Secret Service officer arrested after passing out
MIAMI — In the latest embarrassing spectacle for the Secret Service, one of its officers was found passed out and apparently drunk on a Miami street corner less than 12 hours after President Obama left the city on a campaign trip, police in Florida said.
Aaron Francis Engler, an officer with the agency's uniformed division, was not on duty when he was found unresponsive on a sidewalk near a popular nightlife area in downtown Miami about 7 a.m. Engler was in Miami in a support role of Obama's trip. His exact duties during Obama's visit were unclear, but he was not part of the president's personal security detail.
Edwin Donovan, a Secret Service spokesman, said the case will be referred to the agency's Office of Professional Responsibility.
This is the second alcohol-related incident for the agency this year. In April, 13 officers and agents were implicated in a prostitution scandal in Cartagena, Colombia, in advance of Obama's arrival for a South American summit.
After a night of partying in some of Cartagena's bars and clubs, the employees brought women, including prostitutes, back to a hotel where the employees were staying.
Eight Secret Service employees were forced out, three were cleared of serious misconduct and at least two more are fighting to get their jobs back.
The incident prompted Secret Service Director Mark Sullivan to issue a new code of conduct that barred employees from drinking within 10 hours of the start of a shift.
Miami police say Engler was arrested on two misdemeanor charges and released to members of the Secret Service's Miami field office.
Show commenting policy
TribLive commenting policy
You are solely responsible for your comments and by using TribLive.com you agree to our Terms of Service.
We moderate comments. Our goal is to provide substantive commentary for a general readership. By screening submissions, we provide a space where readers can share intelligent and informed commentary that enhances the quality of our news and information.
While most comments will be posted if they are on-topic and not abusive, moderating decisions are subjective. We will make them as carefully and consistently as we can. Because of the volume of reader comments, we cannot review individual moderation decisions with readers.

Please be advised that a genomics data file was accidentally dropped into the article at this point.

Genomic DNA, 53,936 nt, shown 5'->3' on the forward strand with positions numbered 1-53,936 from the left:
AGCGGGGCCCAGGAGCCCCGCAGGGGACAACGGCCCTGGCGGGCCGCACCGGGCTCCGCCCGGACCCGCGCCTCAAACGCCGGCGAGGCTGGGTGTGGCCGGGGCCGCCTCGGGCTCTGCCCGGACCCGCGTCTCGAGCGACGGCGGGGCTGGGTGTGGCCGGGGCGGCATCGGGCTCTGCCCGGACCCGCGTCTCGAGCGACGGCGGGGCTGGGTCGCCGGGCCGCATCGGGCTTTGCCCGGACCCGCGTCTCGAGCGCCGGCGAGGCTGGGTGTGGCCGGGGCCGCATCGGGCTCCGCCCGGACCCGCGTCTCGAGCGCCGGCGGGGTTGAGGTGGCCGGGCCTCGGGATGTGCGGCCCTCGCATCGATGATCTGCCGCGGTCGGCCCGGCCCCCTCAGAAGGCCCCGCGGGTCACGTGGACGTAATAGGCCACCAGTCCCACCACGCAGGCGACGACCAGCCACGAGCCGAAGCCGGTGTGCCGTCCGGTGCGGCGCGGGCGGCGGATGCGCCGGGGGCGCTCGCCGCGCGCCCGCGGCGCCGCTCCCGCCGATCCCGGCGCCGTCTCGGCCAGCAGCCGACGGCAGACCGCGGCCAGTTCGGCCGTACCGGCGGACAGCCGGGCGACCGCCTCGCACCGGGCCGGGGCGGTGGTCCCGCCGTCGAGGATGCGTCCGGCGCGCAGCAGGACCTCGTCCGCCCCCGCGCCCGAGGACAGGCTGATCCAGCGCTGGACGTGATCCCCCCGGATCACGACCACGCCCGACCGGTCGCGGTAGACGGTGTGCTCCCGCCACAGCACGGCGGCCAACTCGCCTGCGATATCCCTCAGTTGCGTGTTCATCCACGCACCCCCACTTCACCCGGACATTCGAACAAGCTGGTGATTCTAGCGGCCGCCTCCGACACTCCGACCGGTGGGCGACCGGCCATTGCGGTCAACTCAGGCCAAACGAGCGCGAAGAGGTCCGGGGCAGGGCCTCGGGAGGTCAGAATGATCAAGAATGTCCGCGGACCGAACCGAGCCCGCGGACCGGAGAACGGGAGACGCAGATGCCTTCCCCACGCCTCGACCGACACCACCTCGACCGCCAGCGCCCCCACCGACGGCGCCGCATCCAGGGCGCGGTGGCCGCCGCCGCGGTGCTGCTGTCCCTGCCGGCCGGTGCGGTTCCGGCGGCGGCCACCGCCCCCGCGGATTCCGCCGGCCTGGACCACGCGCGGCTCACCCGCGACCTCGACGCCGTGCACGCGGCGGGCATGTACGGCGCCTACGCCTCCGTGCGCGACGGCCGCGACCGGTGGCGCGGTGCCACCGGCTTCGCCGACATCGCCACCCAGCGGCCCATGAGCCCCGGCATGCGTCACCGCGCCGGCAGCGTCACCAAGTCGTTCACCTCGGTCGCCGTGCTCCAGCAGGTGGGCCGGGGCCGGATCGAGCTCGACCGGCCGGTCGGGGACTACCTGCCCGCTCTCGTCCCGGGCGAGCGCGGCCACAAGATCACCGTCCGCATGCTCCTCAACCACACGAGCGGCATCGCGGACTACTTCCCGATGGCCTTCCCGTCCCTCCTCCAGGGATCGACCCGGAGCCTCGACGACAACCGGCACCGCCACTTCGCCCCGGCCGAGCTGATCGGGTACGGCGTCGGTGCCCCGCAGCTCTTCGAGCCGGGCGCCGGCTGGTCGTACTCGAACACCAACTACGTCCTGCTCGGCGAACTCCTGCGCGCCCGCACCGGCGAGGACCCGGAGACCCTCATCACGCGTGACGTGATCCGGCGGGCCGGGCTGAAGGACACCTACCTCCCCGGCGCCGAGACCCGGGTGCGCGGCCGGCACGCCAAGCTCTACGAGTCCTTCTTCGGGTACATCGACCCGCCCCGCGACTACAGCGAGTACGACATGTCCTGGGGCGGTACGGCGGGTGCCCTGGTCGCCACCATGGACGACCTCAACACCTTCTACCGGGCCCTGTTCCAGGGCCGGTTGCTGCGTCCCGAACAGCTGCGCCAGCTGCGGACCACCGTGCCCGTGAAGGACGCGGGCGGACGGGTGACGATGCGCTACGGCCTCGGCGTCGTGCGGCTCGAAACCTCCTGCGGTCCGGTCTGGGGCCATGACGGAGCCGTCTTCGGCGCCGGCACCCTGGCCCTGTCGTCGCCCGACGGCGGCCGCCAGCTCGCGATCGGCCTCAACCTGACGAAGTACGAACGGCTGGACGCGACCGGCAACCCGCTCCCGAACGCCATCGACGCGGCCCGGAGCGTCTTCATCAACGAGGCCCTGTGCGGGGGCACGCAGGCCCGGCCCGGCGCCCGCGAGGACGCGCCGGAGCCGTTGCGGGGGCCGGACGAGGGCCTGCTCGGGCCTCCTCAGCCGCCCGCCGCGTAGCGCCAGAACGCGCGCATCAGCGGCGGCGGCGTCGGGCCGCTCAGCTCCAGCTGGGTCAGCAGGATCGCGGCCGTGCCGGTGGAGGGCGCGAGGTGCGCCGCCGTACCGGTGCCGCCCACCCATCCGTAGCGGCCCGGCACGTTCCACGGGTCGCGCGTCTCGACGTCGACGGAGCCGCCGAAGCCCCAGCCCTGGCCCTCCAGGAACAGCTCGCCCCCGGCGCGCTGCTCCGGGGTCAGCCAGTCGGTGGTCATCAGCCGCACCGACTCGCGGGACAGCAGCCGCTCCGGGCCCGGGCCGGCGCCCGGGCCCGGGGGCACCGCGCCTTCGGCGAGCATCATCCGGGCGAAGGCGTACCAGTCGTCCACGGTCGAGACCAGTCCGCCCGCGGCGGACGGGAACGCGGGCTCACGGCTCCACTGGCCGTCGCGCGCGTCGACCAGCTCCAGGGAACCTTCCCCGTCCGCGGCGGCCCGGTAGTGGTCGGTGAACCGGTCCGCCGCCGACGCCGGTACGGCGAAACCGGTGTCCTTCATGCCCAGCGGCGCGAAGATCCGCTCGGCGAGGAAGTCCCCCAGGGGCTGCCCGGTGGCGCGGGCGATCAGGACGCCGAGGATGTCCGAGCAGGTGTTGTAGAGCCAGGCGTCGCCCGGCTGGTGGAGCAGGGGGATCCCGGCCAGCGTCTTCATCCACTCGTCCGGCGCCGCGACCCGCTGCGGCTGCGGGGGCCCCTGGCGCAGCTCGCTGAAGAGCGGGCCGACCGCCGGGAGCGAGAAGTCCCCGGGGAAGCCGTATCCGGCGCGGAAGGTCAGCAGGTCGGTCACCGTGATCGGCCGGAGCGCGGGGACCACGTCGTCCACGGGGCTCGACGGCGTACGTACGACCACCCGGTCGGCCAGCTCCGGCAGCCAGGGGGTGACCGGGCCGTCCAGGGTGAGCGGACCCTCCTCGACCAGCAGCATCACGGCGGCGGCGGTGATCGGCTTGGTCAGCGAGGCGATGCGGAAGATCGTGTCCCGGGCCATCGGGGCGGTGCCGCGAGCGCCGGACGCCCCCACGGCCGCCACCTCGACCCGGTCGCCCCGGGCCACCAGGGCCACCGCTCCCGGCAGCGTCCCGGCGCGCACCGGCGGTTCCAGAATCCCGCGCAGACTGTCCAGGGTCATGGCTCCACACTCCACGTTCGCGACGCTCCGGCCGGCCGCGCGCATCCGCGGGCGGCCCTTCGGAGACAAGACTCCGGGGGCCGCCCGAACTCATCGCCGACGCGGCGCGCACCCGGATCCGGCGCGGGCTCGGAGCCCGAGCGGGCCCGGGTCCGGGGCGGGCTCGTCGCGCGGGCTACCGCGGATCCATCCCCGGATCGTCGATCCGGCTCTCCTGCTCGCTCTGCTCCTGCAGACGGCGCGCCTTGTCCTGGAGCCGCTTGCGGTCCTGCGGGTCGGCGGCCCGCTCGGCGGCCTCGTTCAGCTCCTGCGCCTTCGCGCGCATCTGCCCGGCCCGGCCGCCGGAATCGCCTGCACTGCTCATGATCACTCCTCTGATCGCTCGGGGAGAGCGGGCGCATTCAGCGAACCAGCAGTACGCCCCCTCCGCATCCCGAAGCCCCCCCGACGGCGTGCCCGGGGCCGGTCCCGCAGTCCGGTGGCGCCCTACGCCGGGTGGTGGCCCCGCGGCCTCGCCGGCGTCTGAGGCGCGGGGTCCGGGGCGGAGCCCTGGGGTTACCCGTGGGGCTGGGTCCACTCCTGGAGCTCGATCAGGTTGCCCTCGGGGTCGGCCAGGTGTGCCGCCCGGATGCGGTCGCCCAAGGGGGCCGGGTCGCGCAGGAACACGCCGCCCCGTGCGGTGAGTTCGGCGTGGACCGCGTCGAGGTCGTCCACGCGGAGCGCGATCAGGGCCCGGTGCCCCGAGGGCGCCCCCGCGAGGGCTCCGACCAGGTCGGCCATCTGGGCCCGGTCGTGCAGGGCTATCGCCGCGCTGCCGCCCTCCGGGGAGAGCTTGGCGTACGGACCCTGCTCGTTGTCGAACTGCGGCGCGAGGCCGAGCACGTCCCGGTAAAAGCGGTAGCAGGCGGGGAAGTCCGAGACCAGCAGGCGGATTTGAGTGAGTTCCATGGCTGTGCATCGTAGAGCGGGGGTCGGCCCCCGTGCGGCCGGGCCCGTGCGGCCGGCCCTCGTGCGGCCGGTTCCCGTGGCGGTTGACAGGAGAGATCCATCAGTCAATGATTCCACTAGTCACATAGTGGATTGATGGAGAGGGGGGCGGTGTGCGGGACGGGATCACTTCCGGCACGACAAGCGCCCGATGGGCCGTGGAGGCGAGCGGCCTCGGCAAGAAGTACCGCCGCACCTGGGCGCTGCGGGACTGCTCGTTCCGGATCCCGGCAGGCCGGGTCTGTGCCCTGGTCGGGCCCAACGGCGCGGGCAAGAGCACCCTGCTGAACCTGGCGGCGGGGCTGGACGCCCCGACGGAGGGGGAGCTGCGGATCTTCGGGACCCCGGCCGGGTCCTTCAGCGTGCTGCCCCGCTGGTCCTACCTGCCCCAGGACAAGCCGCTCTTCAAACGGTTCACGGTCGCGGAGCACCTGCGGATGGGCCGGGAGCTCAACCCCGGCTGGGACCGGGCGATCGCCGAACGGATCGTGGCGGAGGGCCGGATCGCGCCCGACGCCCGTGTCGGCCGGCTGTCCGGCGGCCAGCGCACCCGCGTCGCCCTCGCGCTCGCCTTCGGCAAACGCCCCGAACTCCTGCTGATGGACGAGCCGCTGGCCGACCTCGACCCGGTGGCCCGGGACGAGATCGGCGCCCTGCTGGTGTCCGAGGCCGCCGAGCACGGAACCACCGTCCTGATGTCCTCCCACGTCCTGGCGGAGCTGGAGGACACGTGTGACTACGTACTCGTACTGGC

We value thoughtful comments representing a range of views that make their point quickly and politely. We make an effort to protect discussions from repeated comments either by the same reader or different readers.
We follow the same standards for taste as the daily newspaper. A few things we won't tolerate: personal attacks, obscenity, vulgarity, profanity (including expletives and letters followed by dashes), commercial promotion, impersonations, incoherence, proselytizing and SHOUTING. Don't include URLs to Web sites.
We do not edit comments. They are either approved or deleted. We reserve the right to edit a comment that is quoted or excerpted in an article. In this case, we may fix spelling and punctuation.
We welcome strong opinions and criticism of our work, but we don't want comments to become bogged down with discussions of our policies and we will moderate accordingly.
We appreciate it when readers and people quoted in articles or blog posts point out errors of fact or emphasis and will investigate all assertions. But these suggestions should be sent via e-mail. To avoid distracting other readers, we won't publish comments that suggest a correction. Instead, corrections will be made in a blog post or in an article.
- Agent: Polamalu undecided whether to play in 2015
- Mt. Lebanon deer-culling corrals sprayed with urine, repellent
- Starkey: In defense of Mel Kiper Jr.
- Federal jury says gas company shorted owners on royalties
- Penguins notebook: Road trip increases in difficulty
- Loose barges on the Mon highlight woes of winter’s end
- U.S. Ambassador to South Korea stable after facial surgery for knife wounds
- Hax: Pregnant sister is off her rocker over alleged chair-breaking incident
- Penguins forwards struggle in loss to Avalanche
- Seneca Valley special-needs student left on bus
- Federal judge dismisses complaint against foreclosure propery management company